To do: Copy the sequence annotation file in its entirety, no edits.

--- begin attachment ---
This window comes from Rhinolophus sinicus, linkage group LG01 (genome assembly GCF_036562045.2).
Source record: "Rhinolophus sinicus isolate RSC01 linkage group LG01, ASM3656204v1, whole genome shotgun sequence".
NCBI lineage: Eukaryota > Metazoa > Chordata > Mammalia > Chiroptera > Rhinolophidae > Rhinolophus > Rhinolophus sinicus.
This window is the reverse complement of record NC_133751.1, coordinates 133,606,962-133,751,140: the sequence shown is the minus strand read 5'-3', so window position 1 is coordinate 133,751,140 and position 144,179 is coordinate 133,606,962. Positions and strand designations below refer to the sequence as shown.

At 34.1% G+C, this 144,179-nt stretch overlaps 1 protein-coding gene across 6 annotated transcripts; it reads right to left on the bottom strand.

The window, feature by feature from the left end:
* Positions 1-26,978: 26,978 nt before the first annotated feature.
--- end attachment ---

This window comes from Rhinolophus sinicus, linkage group LG01 (genome assembly GCF_036562045.2).
Source record: "Rhinolophus sinicus isolate RSC01 linkage group LG01, ASM3656204v1, whole genome shotgun sequence".
NCBI lineage: Eukaryota > Metazoa > Chordata > Mammalia > Chiroptera > Rhinolophidae > Rhinolophus > Rhinolophus sinicus.
This window is the reverse complement of record NC_133751.1, coordinates 133,606,962-133,751,140: the sequence shown is the minus strand read 5'-3', so window position 1 is coordinate 133,751,140 and position 144,179 is coordinate 133,606,962. Positions and strand designations below refer to the sequence as shown.

At 34.1% G+C, this 144,179-nt stretch overlaps 1 protein-coding gene across 6 annotated transcripts; it reads right to left on the bottom strand.

The window, feature by feature from the left end:
* Positions 1-26,978: 26,978 nt before the first annotated feature.